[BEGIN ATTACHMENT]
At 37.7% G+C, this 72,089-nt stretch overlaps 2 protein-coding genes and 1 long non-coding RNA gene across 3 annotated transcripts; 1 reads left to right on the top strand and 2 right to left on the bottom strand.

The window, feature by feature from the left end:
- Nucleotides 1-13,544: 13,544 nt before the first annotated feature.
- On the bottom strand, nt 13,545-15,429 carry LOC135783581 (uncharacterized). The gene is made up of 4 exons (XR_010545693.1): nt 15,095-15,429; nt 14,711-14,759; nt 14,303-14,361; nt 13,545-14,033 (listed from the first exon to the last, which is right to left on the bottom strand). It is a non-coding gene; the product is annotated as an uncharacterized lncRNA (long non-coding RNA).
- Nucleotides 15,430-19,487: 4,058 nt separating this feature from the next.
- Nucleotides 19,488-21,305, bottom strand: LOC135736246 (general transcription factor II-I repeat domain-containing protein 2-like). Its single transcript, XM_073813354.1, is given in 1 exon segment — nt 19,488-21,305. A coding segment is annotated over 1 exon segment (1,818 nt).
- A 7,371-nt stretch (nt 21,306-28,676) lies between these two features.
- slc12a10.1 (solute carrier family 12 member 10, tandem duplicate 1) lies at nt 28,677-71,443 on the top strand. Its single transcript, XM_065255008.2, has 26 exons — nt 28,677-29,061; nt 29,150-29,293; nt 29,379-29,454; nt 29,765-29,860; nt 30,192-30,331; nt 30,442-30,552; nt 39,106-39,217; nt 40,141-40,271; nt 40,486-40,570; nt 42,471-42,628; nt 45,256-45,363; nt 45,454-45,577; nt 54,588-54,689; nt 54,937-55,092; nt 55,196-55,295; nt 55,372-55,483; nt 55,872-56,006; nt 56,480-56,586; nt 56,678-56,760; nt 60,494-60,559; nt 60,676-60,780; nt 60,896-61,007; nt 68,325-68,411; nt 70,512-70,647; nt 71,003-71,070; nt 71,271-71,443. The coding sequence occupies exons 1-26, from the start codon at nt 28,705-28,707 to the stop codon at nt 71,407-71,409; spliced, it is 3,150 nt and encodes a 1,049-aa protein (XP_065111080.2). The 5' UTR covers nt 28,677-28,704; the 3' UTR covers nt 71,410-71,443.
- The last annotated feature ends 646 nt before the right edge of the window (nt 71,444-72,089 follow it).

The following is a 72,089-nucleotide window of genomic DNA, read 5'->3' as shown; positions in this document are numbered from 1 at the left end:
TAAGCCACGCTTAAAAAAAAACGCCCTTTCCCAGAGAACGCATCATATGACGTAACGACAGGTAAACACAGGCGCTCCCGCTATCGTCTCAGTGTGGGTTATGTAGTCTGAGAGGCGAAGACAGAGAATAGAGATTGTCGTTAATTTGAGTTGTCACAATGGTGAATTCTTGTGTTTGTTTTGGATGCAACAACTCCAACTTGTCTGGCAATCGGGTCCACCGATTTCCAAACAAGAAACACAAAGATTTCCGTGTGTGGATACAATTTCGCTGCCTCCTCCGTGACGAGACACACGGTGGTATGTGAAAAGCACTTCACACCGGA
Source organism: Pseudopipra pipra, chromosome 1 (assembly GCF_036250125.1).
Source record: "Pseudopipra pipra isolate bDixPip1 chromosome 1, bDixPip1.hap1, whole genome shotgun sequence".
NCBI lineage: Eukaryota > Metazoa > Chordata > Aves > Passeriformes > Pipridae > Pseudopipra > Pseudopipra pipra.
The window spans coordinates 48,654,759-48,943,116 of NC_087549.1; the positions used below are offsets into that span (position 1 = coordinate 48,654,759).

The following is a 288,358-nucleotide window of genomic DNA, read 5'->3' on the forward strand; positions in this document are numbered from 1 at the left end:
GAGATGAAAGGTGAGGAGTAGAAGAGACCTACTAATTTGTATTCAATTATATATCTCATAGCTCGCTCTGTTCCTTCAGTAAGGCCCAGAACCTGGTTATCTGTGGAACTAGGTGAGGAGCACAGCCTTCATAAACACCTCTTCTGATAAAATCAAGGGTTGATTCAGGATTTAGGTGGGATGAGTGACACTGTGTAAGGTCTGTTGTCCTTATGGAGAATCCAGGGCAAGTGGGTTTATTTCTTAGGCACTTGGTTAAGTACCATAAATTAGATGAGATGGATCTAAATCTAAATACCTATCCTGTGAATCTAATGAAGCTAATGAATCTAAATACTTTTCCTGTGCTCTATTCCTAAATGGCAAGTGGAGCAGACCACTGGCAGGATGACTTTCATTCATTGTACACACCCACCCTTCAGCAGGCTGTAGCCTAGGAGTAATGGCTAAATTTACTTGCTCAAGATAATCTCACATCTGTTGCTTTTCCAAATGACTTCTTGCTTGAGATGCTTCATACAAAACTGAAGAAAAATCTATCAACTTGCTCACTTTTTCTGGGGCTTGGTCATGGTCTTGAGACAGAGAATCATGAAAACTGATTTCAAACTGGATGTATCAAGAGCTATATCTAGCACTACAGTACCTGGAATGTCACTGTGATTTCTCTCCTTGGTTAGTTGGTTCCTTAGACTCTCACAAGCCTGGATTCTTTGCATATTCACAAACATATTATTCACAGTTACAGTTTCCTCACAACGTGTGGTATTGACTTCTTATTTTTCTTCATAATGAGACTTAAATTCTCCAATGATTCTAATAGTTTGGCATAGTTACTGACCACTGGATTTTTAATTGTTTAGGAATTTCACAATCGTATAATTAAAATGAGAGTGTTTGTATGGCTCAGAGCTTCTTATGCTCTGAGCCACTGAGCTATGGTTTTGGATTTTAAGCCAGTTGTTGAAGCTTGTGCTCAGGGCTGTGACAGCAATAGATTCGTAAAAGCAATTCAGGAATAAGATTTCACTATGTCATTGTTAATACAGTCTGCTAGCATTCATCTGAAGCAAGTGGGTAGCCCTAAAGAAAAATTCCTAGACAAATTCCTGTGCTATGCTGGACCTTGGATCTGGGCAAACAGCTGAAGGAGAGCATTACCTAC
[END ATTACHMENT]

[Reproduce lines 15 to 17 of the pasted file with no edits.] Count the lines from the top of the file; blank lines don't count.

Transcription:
The window spans coordinates 48,654,759-48,943,116 of NC_087549.1; the positions used below are offsets into that span (position 1 = coordinate 48,654,759).

The following is a 288,358-nucleotide window of genomic DNA, read 5'->3' on the forward strand; positions in this document are numbered from 1 at the left end:
GAGATGAAAGGTGAGGAGTAGAAGAGACCTACTAATTTGTATTCAATTATATATCTCATAGCTCGCTCTGTTCCTTCAGTAAGGCCCAGAACCTGGTTATCTGTGGAACTAGGTGAGGAGCACAGCCTTCATAAACACCTCTTCTGATAAAATCAAGGGTTGATTCAGGATTTAGGTGGGATGAGTGACACTGTGTAAGGTCTGTTGTCCTTATGGAGAATCCAGGGCAAGTGGGTTTATTTCTTAGGCACTTGGTTAAGTACCATAAATTAGATGAGATGGATCTAAATCTAAATACCTATCCTGTGAATCTAATGAAGCTAATGAATCTAAATACTTTTCCTGTGCTCTATTCCTAAATGGCAAGTGGAGCAGACCACTGGCAGGATGACTTTCATTCATTGTACACACCCACCCTTCAGCAGGCTGTAGCCTAGGAGTAATGGCTAAATTTACTTGCTCAAGATAATCTCACATCTGTTGCTTTTCCAAATGACTTCTTGCTTGAGATGCTTCATACAAAACTGAAGAAAAATCTATCAACTTGCTCACTTTTTCTGGGGCTTGGTCATGGTCTTGAGACAGAGAATCATGAAAACTGATTTCAAACTGGATGTATCAAGAGCTATATCTAGCACTACAGTACCTGGAATGTCACTGTGATTTCTCTCCTTGGTTAGTTGGTTCCTTAGACTCTCACAAGCCTGGATTCTTTGCATATTCACAAACATATTATTCACAGTTACAGTTTCCTCACAACGTGTGGTATTGACTTCTTATTTTTCTTCATAATGAGACTTAAATTCTCCAATGATTCTAATAGTTTGGCATAGTTACTGACCACTGGATTTTTAATTGTTTAGGAATTTCACAATCGTATAATTAAAATGAGAGTGTTTGTATGGCTCAGAGCTTCTTATGCTCTGAGCCACTGAGCTATGGTTTTGGATTTTAAGCCAGTTGTTGAAGCTTGTGCTCAGGGCTGTGACAGCAATAGATTCGTAAAAGCAATTCAGGAATAAGATTTCACTATGTCATTGTTAATACAGTCTGCTAGCATTCATCTGAAGCAAGTGGGTAGCCCTAAAGAAAAATTCCTAGACAAATTCCTGTGCTATGCTGGACCTTGGATCTGGGCAAACAGCTGAAGGAGAGCATTACCTAC